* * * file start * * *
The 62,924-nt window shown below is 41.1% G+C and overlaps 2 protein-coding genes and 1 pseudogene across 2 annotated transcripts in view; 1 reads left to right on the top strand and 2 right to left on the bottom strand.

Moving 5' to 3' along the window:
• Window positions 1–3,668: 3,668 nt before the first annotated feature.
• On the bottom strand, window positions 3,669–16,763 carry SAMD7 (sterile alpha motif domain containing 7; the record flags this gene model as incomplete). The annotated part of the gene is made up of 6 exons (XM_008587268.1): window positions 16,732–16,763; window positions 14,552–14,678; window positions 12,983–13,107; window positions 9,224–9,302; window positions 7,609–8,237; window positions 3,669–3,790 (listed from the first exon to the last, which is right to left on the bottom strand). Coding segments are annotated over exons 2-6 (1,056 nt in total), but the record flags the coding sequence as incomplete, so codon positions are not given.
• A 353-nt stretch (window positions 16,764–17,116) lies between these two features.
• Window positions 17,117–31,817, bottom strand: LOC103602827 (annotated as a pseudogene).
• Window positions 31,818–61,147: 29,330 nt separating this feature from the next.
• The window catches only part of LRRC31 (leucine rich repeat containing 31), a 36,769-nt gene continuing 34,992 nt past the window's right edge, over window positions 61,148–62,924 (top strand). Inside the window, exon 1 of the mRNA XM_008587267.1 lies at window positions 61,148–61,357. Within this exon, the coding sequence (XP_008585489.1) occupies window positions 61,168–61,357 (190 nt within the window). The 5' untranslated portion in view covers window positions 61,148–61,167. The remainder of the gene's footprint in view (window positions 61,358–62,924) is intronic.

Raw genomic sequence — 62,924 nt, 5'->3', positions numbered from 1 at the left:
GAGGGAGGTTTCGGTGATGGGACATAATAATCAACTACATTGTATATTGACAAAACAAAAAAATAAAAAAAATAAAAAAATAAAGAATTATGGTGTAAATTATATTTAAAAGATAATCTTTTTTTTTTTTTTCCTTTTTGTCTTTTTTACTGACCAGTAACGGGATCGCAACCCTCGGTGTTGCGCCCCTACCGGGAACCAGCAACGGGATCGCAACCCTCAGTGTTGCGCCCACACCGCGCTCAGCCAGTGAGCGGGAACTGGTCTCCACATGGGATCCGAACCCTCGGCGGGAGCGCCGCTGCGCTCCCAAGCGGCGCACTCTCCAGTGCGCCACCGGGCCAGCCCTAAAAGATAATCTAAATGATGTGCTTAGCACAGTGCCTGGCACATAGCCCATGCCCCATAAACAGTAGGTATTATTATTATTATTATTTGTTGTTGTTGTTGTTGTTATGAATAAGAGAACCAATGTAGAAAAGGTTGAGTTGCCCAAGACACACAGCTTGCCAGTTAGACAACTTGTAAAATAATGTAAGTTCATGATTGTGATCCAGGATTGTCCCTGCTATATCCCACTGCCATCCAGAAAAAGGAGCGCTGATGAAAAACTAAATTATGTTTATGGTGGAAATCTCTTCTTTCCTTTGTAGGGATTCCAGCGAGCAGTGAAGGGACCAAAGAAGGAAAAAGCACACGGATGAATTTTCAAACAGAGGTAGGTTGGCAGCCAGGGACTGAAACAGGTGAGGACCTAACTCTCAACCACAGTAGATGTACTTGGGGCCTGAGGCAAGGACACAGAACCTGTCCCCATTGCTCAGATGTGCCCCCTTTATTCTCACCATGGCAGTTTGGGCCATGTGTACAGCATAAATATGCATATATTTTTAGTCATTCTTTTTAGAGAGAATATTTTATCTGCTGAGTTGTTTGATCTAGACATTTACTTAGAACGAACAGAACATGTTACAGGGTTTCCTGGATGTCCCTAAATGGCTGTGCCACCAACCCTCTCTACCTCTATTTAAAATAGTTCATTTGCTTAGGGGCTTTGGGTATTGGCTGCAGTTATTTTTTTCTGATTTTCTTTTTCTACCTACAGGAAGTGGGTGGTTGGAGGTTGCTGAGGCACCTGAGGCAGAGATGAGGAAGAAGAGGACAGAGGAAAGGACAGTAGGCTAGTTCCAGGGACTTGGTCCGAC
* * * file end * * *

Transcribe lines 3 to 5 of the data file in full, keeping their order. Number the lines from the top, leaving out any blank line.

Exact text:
• Window positions 1–3,668: 3,668 nt before the first annotated feature.
• On the bottom strand, window positions 3,669–16,763 carry SAMD7 (sterile alpha motif domain containing 7; the record flags this gene model as incomplete). The annotated part of the gene is made up of 6 exons (XM_008587268.1): window positions 16,732–16,763; window positions 14,552–14,678; window positions 12,983–13,107; window positions 9,224–9,302; window positions 7,609–8,237; window positions 3,669–3,790 (listed from the first exon to the last, which is right to left on the bottom strand). Coding segments are annotated over exons 2-6 (1,056 nt in total), but the record flags the coding sequence as incomplete, so codon positions are not given.
• A 353-nt stretch (window positions 16,764–17,116) lies between these two features.